What recent assessment her Department has made of the adequacy of the number of police officers in England and Wales.
The Prime Minister has made it one of his chief priorities to strengthen police numbers over the next three years by 20,000, starting with 6,000 by the end of March 2021.
Gwent police’s budget has been cut by 40% in real terms since 2010, so the Government’s plans to recruit will only take us back to where we were in 2010, if that. What assurances have Ministers given Gwent police that this programme and, importantly, pension costs will be funded after the first year?
I am happy to say that Gwent police is already up 42 police officers on last year’s budget settlement. A target of a further 62 has been allocated in the latest funding round. Announcements about police funding will be made as usual in early December, and I am confident that there will be smiles all round at Gwent police when we do that.
The police and crime commissioner for Devon and Cornwall is over in Portcullis House today, demonstrating innovation in rural policing. It is fair to say that rural policing has not always had its fair share. I ask the Minister whether Cornwall and, more importantly, North Cornwall can have its fair share of the 20,000 officers to make sure that our policing can be brought up to speed.
My hon. Friend is right to highlight that the excellent police and crime commissioner—I have met her several times now—for Cornwall is over in Portcullis House, demonstrating what a great job the police do in that part of the world. As I am sure my hon. Friend is aware, there has already been an initial allocation of police officers to his county force and there will be more news to come. We are in conversation with the policing community more widely about the allocation of police officers for years 2 and 3 of the uplift programme. Once that is concluded, I will let him know.
At my weekend surgery, a constituent who had phoned the police time after time about neighbours from hell living above him said that he realised, at one moment of desperation, that he had a hammer in his hand. Had he used that hammer against those neighbours from hell, the police would have turned up—no doubt very quickly—and he would have been the object of their attention, not the neighbours from hell. When I meet the Minister tomorrow to discuss extra police for Birkenhead, will he give a commitment not only in terms of numbers but that the police should stand on the side of decent citizens, not on the side of neighbours from hell?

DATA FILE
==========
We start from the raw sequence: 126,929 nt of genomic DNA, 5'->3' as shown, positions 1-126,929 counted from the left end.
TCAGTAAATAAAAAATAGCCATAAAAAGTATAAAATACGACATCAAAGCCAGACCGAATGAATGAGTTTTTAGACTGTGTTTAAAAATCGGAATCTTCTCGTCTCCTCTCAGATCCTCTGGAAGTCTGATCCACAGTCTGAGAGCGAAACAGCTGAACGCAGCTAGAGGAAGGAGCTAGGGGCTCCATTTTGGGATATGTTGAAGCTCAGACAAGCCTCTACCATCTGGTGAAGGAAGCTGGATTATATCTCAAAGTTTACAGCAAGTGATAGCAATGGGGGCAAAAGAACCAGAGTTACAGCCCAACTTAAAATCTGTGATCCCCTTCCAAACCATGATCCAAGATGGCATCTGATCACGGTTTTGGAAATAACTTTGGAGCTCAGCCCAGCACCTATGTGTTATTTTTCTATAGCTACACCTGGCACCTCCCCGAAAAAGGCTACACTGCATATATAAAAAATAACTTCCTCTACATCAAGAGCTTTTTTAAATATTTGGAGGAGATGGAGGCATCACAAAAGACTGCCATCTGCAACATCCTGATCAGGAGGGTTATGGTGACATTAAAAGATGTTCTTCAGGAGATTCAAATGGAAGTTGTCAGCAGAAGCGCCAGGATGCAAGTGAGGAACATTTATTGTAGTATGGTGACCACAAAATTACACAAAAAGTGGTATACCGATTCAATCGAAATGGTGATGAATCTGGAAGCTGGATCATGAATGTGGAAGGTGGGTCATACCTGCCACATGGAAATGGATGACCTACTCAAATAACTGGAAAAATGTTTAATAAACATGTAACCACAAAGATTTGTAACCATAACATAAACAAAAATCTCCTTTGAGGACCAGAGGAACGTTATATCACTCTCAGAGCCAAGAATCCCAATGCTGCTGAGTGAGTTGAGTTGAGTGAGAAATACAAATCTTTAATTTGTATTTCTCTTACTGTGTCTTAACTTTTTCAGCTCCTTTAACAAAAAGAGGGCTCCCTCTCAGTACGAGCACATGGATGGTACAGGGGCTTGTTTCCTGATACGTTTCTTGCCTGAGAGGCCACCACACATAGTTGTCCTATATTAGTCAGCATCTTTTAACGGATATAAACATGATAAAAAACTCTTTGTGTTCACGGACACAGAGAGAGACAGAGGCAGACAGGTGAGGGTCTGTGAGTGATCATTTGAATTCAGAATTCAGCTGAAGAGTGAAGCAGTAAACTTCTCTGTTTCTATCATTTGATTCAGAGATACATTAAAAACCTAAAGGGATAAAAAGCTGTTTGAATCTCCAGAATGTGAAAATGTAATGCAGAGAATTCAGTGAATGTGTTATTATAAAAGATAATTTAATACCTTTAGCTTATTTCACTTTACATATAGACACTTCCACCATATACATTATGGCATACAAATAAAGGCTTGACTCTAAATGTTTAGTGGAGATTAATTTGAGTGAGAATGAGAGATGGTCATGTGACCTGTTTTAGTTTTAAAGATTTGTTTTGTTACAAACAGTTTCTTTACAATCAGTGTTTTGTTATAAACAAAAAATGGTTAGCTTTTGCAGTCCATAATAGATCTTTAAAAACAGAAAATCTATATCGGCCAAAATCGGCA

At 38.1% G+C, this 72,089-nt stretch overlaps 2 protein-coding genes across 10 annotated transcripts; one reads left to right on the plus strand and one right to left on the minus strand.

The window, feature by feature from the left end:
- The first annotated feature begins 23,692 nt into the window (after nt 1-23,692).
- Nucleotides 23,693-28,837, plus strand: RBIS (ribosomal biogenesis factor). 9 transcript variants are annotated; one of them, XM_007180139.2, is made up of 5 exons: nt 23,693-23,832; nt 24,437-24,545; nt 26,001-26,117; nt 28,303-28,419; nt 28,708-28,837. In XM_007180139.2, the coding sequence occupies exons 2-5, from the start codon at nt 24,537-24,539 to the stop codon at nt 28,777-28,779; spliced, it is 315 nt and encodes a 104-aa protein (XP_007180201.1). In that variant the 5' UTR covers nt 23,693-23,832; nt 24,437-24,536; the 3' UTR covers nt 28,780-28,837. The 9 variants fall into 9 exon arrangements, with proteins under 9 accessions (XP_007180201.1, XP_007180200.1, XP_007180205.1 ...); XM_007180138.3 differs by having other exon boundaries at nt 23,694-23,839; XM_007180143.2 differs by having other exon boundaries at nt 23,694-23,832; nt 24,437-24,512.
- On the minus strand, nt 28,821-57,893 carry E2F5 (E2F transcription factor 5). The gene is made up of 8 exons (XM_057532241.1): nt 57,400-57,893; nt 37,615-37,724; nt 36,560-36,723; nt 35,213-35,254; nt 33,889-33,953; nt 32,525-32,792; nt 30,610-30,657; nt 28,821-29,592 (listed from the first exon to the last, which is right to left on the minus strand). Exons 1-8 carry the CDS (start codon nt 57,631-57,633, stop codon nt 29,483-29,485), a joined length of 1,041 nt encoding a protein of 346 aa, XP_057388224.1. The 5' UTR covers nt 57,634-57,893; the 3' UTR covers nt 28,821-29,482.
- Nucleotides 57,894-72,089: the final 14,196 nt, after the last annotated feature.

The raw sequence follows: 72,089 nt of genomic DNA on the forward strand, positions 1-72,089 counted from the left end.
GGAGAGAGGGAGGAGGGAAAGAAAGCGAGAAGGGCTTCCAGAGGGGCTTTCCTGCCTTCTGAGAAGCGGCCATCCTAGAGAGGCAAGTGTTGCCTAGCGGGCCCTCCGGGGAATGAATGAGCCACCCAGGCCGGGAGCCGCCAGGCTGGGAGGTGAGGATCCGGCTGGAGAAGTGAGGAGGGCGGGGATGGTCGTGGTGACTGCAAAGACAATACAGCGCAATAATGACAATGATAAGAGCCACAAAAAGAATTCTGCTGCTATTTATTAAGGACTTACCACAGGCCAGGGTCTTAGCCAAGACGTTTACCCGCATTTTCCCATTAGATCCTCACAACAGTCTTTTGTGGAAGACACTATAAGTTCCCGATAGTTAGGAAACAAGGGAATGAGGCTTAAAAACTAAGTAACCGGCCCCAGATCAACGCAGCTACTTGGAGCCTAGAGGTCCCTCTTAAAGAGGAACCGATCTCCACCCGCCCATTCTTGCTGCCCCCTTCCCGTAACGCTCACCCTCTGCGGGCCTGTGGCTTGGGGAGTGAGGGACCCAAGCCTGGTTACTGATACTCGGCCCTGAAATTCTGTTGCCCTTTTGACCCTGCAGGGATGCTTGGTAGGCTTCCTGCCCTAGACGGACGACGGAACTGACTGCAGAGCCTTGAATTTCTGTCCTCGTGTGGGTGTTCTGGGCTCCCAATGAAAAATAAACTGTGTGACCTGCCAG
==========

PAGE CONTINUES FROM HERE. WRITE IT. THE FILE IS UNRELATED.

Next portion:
The right hon. Gentleman is absolutely right about the police standing on the side of decent citizens. When I hear distress calls from across the country about people who are not getting the response that they require from the police, I refer everybody to the police and crime commissioner for that area, who is responsible for performance and priority in the police force in question. Happily, the right hon. Gentleman will know that 200 police officers have been allocated from the uplift to Merseyside police, as a target for it to recruit over the next 12 months or so, and there will be more to come when we settle years 2 and 3. Like him, I want to see more police officers patrolling in Birkenhead, particularly in Hamilton Square, which holds fond memories for me as a child.
Police officers are on the frontline of defeating terrorism. The Minister will join me and all others here in welcoming the news of the demise of Baghdadi, the leader of the evil, vile and barbaric organisation Daesh. My question to the Minister is this: military action alone will not defeat Daesh—in 2015, I led the campaign to get the terminology right—so what step will he take to ensure that further work goes on to defeat the idea, the ideology and the appeal, which suck in vulnerable individuals from around the world and here in the UK?
I well remember my hon. Friend’s persistent questioning from the Back Benches of former Prime Ministers to get the terminology right about this mission. He is quite right that we all need to work together on a multi-stranded approach to prevent young people from being seduced into these evil ideologies and practices across the world, and the police are at the forefront of that. I hope and believe that some of the measures put in place to bind the police as closely as possible into society will assist in that mission.
In July on the steps of Downing Street, and again in his heavily criticised speech in front of new police recruits in West Yorkshire, the Prime Minister promised 20,000 new police officers for the frontline, but a leaked Home Office letter suggests that as many as 7,000 of these will not be going to local forces. With the Budget now scrapped, it is anyone’s guess if and how these officers will be recruited, so will the Minister tell us: will every one of those 20,000 officers be going to the frontline, as promised by the Prime Minister—yes or no?
The hon. Lady makes a good point about the allocation of police officers across the piece of policing, and I know that every single warranted police officer regards themselves as being on the frontline, whatever job they do. She will know that we have allocated the first 6,000 police officers to territorial policing, but there is a conversation to be had about further allocations, specifically to serious and organised crime, through the National Crime Agency, and to counter-terrorism policing, and about the balance between those and the territorial forces. I would not regard any one of those functions as non-frontline.